SAN FRANCISCO, Calif. (KRON) – Several Bay Area counties are making changes to COVID-19 response due to the recent surge in omicron cases.

California became the first state to record more than 5 million known coronavirus infections, according to the state dashboard Tuesday.

San Francisco County

San Francisco Mayor London Breed and Health Director Dr. Grant Colfax Wednesday announced temporarily tightening universal indoor masking requirements and aligning with the state’s requirement of boosters among workers in healthcare and high-risk settings.

From Thursday, December 30th through January 31st, everyone in San Francisco County must wear masks inside regardless of vaccination status. This applies to offices and gyms.

And beginning February 1st, health care workers and those who work in high-risk settings will be required to have a COVID-19 booster shot.

Additionally, indoor mega-events will require up-to-date vaccinations, including boosters, starting February 1, 2022.

“Our residents how shown time and time again that they understand the importance of protecting public health,” said Mayor London Breed.

“Thanks to our high vaccination rates we are in a much better place than last winter, but there is real danger out there for those who are unvaccinated. We will continue to focus on taking the steps necessary to deal with this latest surge of cases, while also keeping our businesses open and keeping our kids in school, which is so important for our young people and their families,” Breed said.

Alameda County

The city of Berkeley and Alameda County also took back face mask amendments on Wednesday that allowed fully vaccinated people to go unmasked in certain settings.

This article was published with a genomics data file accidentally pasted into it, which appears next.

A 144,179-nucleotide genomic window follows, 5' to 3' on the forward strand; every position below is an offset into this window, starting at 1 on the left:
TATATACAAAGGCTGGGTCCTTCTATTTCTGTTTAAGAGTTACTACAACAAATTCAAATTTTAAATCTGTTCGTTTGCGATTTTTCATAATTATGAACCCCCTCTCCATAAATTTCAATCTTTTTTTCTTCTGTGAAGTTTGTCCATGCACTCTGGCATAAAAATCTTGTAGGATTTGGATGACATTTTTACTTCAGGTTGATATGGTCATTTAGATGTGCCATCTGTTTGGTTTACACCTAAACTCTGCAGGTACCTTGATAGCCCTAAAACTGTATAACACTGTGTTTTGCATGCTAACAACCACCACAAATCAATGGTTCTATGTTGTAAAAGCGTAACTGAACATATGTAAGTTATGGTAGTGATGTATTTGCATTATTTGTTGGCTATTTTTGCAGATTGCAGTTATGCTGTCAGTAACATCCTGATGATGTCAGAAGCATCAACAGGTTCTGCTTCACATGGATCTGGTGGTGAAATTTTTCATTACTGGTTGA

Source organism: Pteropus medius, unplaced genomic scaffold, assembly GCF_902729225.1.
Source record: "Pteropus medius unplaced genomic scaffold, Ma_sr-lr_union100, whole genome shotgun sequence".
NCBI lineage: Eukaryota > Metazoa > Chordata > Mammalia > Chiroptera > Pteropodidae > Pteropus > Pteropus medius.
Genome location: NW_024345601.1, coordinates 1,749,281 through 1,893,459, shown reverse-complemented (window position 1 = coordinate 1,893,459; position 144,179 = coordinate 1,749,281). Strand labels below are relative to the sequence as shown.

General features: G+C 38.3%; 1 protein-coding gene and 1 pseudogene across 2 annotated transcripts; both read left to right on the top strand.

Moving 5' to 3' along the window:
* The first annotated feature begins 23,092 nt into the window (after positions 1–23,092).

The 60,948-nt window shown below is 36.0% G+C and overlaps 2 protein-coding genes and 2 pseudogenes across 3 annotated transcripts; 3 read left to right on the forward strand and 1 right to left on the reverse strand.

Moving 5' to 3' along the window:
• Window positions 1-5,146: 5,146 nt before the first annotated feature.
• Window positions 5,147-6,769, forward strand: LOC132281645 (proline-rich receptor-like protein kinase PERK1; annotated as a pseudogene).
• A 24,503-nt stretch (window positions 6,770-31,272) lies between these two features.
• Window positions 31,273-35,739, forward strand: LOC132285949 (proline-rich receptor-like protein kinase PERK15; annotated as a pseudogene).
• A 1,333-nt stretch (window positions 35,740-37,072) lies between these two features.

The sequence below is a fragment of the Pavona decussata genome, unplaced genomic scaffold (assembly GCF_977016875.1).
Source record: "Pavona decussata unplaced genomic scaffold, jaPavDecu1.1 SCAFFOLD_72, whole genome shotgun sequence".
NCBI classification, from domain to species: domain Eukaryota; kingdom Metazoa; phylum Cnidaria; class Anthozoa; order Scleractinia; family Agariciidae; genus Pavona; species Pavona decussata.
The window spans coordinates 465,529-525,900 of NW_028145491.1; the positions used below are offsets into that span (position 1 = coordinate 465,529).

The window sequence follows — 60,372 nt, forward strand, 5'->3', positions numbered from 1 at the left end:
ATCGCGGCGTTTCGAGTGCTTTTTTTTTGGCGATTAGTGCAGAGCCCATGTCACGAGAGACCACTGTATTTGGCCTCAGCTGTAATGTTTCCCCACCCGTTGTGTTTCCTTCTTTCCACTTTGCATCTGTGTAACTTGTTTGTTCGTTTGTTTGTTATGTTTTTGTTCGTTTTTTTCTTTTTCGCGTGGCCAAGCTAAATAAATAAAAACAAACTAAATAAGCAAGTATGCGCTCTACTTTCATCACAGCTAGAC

Beginning Thursday, December 30th, everyone, regardless of vaccination status, must mask in all indoor public settings.

“Omicron may be more transmissible, but we have the tools to prevent infection,” said Dr. Nicholas Moss, the Alameda County health officer. “Because even a mild infection in a vaccinated person may be passed on to someone who could become hospitalized, we must take every precaution this winter.”

The change does not impact face masking requirements for school and youth settings.

Alameda County did not give a timeline of when this mandate will be lifted.

The county said it will use mask metrics to determine when indoor masking will be lifted for everyone.

Marin County

Universal indoor masking will return to all indoor public spaces in Marin County starting December 30th, according to Marin County Public Health officials on Wednesday.

“When we see numbers like this, it’s time to respond,” said Dr. Matt Willis, Marin County Public Health Officer.

“The mask exemption for certain settings was a pre-Omicron policy.”

Contra Costa County

Contra Costa County health services announced on Tuesday new masking requirements in all public indoor places.

Before the health order was announced, speakers and performers who were fully vaccinated and groups less than 100 people who were vaccinated were allowed to take their masks off indoors.

Sonoma County

Sonoma County announced on Wednesday that they will be joining the other Bay Area counties in rescinding the face mask exemption for fully vaccinated people.

Regardless of vaccination status, everyone will be required to wear a mask in all indoor public settings. This includes workplaces, gyms, churches and other public settings.

The previous order will remain in effect until 12:01 a.m. on Thursday, Dec. 30.

“Increasingly, we are seeing the virus that causes COVID-19 spread among people who are fully vaccinated,” Dr. Mase said. “The vaccine works. It greatly reduces the chances you will become severely ill or die if you contract the virus, but it won’t stop you from infecting others. If they are immunocompromised or unvaccinated, they could require hospitalization and even die. Wearing a well-fitted mask indoors in public settings will help keep you and those around you safe by slowing the transmission of COVID-19.”

This new order aligns with the statewide mask mandate that will expire on Jan. 15.

Face coverings in Sonoma County have been required in most indoor public settings since August.